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by Melanie Moran | Oct. 23, 2017, 12:03 PM
Building on current strengths and “seizing opportunities to make the humanities at Vanderbilt truly exceptional” are at the core of the report from the Chancellor’s Committee on the Humanities, posted online today. The committee was charged by Chancellor Nicholas S. Zeppos in August 2015 with examining opportunities and needs across the humanities to strengthen connections between the humanities and other disciplines.
“At our core, regardless of discipline, research or teaching focus, we are all humanists. We are each dedicated to understanding and exploring the human condition, and our success as a university is grounded in our strong tradition and rich scholarship in humanistic inquiry,” Zeppos said. “I am grateful to the committee for their thoughtful work, which offers keen insights that will inform our plans for supporting the vibrancy of scholarship and research in these fields.”
The report, titled “Manifesto and Recommendations for the Humanities at Vanderbilt,” proposes several initiatives, including a building dedicated to humanities; an institute for humanistic inquiry; a new course, “What is Human?”; and recommendations for strengthening existing resources.
“Studies in the humanities are uniquely qualified to teach students the critical skills necessary for all kinds of interpretive, analytic and creative work inside and outside the university,” the committee members wrote. “And they are uniquely effective in requiring scholars to reflect carefully on their own methods and research goals while reaching across disciplines to discover new and different questions. The arts and humanities combine a spirit of discovery with an allied devotion to a kind of cultural curatorship without which we would scarcely understand our own histories, let alone those of others.”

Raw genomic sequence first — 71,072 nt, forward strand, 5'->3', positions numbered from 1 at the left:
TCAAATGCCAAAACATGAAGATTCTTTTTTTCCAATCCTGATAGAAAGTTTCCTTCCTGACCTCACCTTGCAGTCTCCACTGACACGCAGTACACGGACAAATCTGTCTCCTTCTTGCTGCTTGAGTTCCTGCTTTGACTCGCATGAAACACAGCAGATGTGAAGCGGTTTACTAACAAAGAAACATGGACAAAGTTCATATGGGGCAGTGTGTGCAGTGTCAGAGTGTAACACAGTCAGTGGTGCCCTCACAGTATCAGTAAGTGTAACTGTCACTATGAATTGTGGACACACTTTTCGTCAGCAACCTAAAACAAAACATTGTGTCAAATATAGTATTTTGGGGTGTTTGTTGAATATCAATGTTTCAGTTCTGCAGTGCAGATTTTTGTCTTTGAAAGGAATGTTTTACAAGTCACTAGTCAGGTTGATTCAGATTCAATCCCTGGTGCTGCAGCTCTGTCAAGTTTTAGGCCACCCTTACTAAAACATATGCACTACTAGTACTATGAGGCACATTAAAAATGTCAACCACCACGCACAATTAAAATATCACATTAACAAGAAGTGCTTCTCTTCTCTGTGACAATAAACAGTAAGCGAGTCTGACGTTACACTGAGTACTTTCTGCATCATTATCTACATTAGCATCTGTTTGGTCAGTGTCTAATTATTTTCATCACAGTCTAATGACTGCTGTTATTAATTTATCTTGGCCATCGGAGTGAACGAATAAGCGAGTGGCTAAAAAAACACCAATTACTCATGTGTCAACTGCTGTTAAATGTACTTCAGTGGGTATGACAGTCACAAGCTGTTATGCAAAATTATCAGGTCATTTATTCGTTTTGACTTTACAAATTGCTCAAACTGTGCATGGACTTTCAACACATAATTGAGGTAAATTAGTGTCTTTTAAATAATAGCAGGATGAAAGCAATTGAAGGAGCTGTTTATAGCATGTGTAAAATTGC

William R. Kenan Professor of History Celia S. Applegate chaired the faculty committee, which comprised faculty from multiple departments and areas.
“Our Academic Strategic Plan’s stated mission is to support scholarship, research and teaching in support of humanity,” Provost and Vice Chancellor for Academic Affairs Susan R. Wente said. “This report will inform our ongoing implementation of the strategic plan’s goals to infuse humanistic inquiry and knowledge, guided by our One Vanderbilt commitment to discovery and teaching across fields and in all disciplines. I greatly appreciate the committee’s insights and recommendations to advance our shared purpose.”
Zeppos, Wente and other university leaders will continue to evaluate the report and work together on next steps for implementation. Several positives steps in support of the humanities are already in motion.
For example, the new University Library Committee and the Library Collections Initiative were launched this year. In addition, working groups in international strategy, graduate education and research and data science are incorporating strategies that will impact the humanities and are directly aligned with the initiative laid out by the committee.
The university also envisions an opportunity for potential theater and performance spaces within future residential colleges. In addition, the university is developing a conceptual plan for a trans-institutional humanities building.
“I am pleased to see significant convergence among many fronts that will advance the humanities at Vanderbilt,” Wente said. “I look forward to working with Chancellor Zeppos, faculty and university leadership to ensure that synergies are realized across all our efforts.”
The committee members were:
Melanie Moran, (615) 322-NEWS
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